Audio description is a narration track that describes what is happening on-screen, including physical actions, facial expressions, costumes, settings and scene changes. Customers can choose audio narration just like choosing the soundtrack in a different language.

In coming weeks, we’ll add more titles, including current and previous seasons of the Golden Globe and Emmy award-winning political thriller House of Cards, Emmy award-winning comedy-drama series Orange is the New Black, as well as Tina Fey’s Unbreakable Kimmy Schmidt and the epic adventure series Marco Polo.

Netflix is actively committed to increasing the number of audio-visual translations for movies and shows in our English-language catalogues. We are also exploring adding audio description into other languages in the future.

Over time, we expect audio description to be available for major Netflix original series, as well as select other shows and movies. We are working with studios and other content owners to increase the amount of audio description across a range of devices including smart TVs, tablets and smartphones.”

United States Access Board Moving Forward with 508 Standards Refresh

The United States Access Board has published “Proposed Information and Communication Technology (ICT) Standards and Guidelines” that would refresh the Section 508 web accessibility guidelines to the more up to date Web Content Accessibility Guidelines (WCAG) 2.0. WCAG 2.0 has been widely accepted as the consensus standard. It would also make WCAG 2.0 Success Criteria applicable not only to content on the “World Wide Web” (hereafter, Web), but also to non-Web electronic documents and software (e.g., word processing documents, portable document format files, and project management software). The new proposed standards and guidelines are in a comment period until May 28, 2015. The soonest the new guidelines would become the new 508 legal standard would be by January 2016. The Illinois Information Technology Accessibility Act (IITAA) guidelines are based on the Section 508 guidelines and most likely the IITAA would change to make the new 508 standard its own standard. The University of Illinois at Chicago is legally required to meet the IITAA standards.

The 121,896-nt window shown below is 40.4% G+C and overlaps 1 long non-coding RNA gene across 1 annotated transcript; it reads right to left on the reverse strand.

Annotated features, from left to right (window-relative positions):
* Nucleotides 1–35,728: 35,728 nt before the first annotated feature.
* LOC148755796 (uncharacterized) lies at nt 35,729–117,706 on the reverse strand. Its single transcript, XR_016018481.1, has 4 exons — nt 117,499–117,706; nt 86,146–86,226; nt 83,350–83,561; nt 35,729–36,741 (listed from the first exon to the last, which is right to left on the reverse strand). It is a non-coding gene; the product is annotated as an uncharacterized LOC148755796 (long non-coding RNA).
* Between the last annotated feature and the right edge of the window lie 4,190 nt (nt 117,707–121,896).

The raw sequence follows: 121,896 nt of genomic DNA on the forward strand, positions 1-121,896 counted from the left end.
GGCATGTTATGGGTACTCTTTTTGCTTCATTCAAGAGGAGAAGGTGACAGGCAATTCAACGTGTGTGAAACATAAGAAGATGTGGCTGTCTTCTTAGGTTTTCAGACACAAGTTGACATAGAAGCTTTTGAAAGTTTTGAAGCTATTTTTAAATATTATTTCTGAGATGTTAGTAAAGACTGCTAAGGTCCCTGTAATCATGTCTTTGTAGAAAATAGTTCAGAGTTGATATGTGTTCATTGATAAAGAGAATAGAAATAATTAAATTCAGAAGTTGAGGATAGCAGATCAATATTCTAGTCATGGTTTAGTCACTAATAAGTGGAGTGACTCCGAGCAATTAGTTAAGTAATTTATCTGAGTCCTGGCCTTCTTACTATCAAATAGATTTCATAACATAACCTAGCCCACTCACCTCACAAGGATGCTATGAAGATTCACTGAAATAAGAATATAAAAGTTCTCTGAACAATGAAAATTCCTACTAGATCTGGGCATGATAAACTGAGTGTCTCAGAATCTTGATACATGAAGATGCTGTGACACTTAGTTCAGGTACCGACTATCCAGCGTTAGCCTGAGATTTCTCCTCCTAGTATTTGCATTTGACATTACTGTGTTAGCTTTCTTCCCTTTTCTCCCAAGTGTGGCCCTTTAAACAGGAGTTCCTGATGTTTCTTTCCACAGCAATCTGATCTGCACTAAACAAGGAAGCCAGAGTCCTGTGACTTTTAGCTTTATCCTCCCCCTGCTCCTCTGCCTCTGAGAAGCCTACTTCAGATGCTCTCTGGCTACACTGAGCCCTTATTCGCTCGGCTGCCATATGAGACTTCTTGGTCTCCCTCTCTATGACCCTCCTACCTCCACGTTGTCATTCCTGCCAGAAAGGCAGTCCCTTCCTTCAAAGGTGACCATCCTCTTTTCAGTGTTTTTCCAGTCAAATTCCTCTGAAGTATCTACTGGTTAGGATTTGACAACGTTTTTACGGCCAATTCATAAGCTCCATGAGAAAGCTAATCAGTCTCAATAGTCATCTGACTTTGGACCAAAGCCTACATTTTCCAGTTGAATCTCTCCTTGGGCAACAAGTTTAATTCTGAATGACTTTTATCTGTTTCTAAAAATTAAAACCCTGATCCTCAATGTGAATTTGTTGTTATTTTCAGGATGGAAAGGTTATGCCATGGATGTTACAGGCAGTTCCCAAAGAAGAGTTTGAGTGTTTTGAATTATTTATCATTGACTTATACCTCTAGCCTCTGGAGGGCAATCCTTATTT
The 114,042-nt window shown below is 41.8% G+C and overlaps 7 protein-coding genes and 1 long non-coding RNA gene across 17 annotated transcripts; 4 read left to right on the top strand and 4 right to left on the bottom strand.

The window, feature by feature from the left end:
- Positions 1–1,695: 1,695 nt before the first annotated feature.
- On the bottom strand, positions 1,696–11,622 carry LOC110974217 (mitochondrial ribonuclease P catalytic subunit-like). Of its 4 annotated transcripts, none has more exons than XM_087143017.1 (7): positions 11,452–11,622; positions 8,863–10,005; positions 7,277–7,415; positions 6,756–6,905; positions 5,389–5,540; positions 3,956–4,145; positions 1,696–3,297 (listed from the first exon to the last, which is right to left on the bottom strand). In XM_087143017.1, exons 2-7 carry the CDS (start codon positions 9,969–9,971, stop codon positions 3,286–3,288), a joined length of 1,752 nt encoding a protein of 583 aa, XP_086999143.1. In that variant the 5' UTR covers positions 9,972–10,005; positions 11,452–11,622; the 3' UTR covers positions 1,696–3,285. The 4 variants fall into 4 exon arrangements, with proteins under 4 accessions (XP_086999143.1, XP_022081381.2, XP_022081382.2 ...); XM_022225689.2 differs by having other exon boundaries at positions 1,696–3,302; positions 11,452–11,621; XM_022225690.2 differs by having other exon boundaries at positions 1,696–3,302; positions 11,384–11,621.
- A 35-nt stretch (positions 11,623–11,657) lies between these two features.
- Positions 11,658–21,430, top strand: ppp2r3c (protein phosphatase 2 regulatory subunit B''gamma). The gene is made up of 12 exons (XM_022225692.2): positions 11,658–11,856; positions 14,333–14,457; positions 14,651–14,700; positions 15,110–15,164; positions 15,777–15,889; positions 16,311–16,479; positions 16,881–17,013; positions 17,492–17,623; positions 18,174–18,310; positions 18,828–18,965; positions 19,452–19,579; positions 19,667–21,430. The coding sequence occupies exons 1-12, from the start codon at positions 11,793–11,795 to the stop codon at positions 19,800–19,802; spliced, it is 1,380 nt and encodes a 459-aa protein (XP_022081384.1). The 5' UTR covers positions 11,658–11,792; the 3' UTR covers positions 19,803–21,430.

Proposed Information and Communication Technology (ICT) Standards and Guidelines page is a great place to find out about the new proposed standards and guidelines. It is also a place to submit comments.

Digital Accessibility Legal Update (2015)

It is legally required to make digital information accessible and there have been several legal developments in digital accessibility the past year. Lainey Feingold from Law Office of Lainey Feingold presented at this year’s CSUN 2015 International Technology and People with Disabilities conference in San Diego, CA on March 4, 2015. She gave a summary of all the Digital Accessibility legal developments for the past year. Many of the legal developments were in higher education. A complete summary of what she presented is online at Digital Accessibility Legal Update (CSUN 2015).

Why websites must be accessible